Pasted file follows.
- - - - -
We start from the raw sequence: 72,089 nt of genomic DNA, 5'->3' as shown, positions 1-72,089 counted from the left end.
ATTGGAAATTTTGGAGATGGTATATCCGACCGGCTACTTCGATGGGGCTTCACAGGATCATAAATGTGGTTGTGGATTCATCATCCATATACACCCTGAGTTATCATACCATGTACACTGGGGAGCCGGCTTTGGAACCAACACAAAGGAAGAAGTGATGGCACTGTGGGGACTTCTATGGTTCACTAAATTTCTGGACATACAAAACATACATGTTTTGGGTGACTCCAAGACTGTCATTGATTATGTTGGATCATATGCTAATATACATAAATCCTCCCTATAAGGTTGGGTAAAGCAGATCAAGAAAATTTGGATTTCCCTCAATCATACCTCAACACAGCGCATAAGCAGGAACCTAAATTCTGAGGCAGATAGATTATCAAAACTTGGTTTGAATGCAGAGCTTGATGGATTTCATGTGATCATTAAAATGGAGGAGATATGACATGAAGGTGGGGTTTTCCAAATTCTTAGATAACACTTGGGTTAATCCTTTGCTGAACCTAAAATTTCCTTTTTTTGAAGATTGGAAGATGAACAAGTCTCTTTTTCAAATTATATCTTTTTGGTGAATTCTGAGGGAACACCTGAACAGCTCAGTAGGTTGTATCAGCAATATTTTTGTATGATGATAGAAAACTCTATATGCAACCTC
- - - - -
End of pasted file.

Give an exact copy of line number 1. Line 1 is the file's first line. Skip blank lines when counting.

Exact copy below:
We start from the raw sequence: 72,089 nt of genomic DNA, 5'->3' as shown, positions 1-72,089 counted from the left end.